It’s a 12 hour drive between Saumur and Hamburg. In the US, I’d consider pushing all the way through in one day. But driving in Europe is different. For one thing, we are driving on roads that we’ve never been on before, reading road signs in foreign languages, and listening carefully to our GPS, who, while all-knowing, describes exit ramps as “slip roads”. Add to that the different driving style of Europe – freeway driving here, as I’ve mentioned, is not a case of parking the car in the middle lane, cranking up the tunes, hitting the cruise control and sipping a cola. Oh, we are NOT talking about a spectator sport here! This is heads-up, adrenaline-fueled, watch the rear view mirror for flying Audis, get your ass in and out of the passing lane – crisply, I might add – kind of driving. I like it. It’s orderly, and 99.9% of the drivers adhere strictly to the rules. But it’s exhausting. By the time we got to Aachen, we pretty much fell asleep with our clothes on.
In the morning, I had the feeling I had been here before. And then I realized that on our first trip together to Aachen, in 2000, we had stayed at the same hotel:
2000 was the year that Axel and I were married. It was also the year that Axel judged the Sydney Olympics. And as was the practice at the time, European show organizers jockeyed to have the Olympic judging panel judge their shows in the months leading up to the Games. So we did a tour, and Aachen, as always, was the crowning jewel.
By then, I had traveled to Europe many times, for a variety of photo assignments, before meeting Axel. But Aachen in 2000 was my first big European dressage show. The Holiday Inn that we stayed in was within walking distance of the Aachen show grounds, and it was therefore the hotel that the officials and the “A” list riders stayed at. When we arrived at the hotel desk to check in, all around us were riders and trainers who I’d only seen photos of. I realized that even though I’d been the official photographer for just about every big show in the United States over the course of my career, this, in fact, was the Real Deal.
The bigness of Aachen was an eye opener. Two huge stadiums, with sell out crowds for both dressage and jumping. I was credentialed as press, but I was also Frau Richter (Mrs. Judge). So my dog tag was nearly an all-access pass, and I went back and forth between the two arenas, photographing and ogling. It was rainy and cold, so there was shopping to do as well: Aachen has big shopping, too. Which was a good thing, because it was July, and silly me, expecting it to be summer, I’d only brought one sweater…. Fortunately one can fix oversights like that at the Aachen show!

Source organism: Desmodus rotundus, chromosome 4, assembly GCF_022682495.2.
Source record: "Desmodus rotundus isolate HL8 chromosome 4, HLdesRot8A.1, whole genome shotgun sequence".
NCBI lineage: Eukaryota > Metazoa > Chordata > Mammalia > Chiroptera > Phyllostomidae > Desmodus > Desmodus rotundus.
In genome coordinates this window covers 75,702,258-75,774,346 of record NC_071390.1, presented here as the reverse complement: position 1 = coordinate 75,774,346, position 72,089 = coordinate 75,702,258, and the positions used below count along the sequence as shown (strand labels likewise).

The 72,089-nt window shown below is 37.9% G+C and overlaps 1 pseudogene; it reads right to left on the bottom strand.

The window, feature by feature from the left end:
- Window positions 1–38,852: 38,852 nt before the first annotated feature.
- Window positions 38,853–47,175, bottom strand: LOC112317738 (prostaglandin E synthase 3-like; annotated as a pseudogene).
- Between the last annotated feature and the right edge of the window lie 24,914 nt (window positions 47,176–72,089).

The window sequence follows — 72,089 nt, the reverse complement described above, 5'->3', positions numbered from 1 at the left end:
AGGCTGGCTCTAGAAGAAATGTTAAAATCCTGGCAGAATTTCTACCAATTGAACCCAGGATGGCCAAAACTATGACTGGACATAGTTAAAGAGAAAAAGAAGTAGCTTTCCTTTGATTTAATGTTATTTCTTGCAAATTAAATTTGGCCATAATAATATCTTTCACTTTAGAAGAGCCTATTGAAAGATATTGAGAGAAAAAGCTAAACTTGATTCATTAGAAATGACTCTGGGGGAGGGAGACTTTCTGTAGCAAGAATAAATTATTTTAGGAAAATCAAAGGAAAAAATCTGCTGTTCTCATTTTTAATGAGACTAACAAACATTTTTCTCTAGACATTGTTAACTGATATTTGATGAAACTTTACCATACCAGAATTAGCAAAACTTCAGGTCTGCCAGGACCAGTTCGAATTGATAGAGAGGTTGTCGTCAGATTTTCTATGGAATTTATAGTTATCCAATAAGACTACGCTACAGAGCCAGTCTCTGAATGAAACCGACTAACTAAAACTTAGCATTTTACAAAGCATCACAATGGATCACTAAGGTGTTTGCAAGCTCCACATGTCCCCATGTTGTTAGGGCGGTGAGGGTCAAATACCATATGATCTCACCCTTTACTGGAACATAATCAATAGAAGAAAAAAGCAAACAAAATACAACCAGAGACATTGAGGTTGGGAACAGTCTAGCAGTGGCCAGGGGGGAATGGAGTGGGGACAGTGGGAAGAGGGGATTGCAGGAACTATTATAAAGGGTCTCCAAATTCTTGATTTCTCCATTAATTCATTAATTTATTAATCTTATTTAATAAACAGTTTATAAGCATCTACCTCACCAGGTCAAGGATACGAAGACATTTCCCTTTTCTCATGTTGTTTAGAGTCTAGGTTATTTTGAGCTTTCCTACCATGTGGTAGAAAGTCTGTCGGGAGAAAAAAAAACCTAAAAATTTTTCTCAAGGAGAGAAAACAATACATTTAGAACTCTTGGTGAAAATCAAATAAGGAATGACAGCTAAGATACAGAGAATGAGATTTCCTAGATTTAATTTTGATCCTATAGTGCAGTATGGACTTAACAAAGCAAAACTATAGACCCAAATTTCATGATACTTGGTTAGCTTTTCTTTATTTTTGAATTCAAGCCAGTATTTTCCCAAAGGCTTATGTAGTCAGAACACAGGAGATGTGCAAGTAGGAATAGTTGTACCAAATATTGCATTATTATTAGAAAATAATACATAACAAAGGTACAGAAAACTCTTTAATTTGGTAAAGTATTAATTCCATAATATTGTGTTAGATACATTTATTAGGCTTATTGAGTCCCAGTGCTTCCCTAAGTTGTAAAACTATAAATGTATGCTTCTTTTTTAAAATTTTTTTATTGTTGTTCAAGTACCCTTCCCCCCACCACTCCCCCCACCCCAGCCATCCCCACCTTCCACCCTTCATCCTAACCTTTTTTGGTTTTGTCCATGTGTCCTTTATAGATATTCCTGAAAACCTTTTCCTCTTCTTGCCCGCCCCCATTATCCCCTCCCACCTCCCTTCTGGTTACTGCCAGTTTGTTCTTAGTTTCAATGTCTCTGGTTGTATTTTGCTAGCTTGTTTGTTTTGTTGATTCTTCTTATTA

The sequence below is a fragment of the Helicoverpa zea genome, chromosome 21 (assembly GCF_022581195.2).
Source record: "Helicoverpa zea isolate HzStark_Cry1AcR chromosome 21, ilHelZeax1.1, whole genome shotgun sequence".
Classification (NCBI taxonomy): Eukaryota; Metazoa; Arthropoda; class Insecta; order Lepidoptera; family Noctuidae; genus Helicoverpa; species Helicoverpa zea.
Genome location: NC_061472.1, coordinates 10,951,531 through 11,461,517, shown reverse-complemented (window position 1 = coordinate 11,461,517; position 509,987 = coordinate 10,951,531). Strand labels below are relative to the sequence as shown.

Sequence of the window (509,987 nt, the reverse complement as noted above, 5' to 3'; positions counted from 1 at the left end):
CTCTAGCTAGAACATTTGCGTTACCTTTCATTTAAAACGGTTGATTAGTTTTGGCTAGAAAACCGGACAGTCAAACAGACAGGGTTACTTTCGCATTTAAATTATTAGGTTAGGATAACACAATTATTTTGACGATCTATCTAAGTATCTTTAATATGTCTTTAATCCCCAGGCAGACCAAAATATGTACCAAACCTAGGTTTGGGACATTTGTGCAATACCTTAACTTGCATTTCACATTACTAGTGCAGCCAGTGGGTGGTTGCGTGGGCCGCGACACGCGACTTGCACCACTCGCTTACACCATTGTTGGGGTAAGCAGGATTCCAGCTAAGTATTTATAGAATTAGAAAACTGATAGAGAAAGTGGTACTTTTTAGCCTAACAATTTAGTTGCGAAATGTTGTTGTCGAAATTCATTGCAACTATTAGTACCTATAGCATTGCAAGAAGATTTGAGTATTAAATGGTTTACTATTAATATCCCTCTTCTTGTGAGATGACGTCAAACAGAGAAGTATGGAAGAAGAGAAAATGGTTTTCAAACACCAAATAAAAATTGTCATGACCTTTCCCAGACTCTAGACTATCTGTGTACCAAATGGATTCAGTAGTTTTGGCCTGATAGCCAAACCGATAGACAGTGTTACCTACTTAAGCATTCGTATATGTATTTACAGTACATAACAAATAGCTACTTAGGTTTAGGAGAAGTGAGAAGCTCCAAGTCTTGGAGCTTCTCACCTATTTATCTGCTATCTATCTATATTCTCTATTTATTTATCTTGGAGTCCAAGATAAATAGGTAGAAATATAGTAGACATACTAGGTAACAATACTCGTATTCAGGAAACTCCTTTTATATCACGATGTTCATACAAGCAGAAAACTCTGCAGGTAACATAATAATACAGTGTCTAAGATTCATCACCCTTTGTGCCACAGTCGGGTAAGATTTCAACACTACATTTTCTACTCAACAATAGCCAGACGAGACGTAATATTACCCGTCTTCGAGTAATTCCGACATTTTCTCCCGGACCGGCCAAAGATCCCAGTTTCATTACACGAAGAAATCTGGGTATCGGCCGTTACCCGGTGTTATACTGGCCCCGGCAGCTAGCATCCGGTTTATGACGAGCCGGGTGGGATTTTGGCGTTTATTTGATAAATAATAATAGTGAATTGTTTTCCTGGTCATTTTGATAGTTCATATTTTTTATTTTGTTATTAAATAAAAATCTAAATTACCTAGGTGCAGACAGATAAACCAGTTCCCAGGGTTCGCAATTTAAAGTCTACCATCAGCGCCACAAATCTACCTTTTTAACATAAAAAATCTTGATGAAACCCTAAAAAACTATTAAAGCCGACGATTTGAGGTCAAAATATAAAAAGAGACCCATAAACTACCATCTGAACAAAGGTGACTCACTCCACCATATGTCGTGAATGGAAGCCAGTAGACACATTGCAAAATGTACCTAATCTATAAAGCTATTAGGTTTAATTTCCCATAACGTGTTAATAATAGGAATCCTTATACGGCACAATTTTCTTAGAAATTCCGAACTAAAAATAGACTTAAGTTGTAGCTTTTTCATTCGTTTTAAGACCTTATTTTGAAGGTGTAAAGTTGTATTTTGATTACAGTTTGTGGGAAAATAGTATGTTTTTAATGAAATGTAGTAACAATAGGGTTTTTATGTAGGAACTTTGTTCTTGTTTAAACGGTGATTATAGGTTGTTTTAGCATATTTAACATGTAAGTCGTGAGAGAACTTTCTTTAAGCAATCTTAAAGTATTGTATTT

The caliber of horses was an eye opener, too. To win here, it wasn’t a question of just putting in a mistake-free test: the quality of every movement had to be high as well. I remember watching Farbenfroh, the chestnut horse of Nadine Capellmann’s, who was always on that fine line between genius and madness. He was probably the first of the “new” style of horse, the kind with extraordinary range of motion in the shoulder coupled with huge carrying power behind. His way of going was so different to me that it didn’t compute in my eyes, so when Axel had a break after judging him in what was a high scoring Grand Prix ride, I asked him, what do you do with that trot? He was grinning: there is nothing judges like better than to judge amazing horses. “Well,” he replied, “First you decide if it’s a 9 or a 10.”
First lesson learned: it’s was a whole different world over here.
It amazes me now how quickly this world became my new normal. Axel had, of course, been a part of it for years, had known many of the trainers, and had watched some of the riders grow up. But my understanding of the standards, catechisms and customs of the upper echelons of dressage began to be refined that week in the summer of 2000.
This time in Aachen, there were no crowds. The only people on the premises were those working in the offices beneath the main jumper stadium grandstands. The grounds looked so different, so pristine, practically bucolic. We gadded about, we posed each other for photos. We reminisced. And then we got in the car and headed for Hamburg.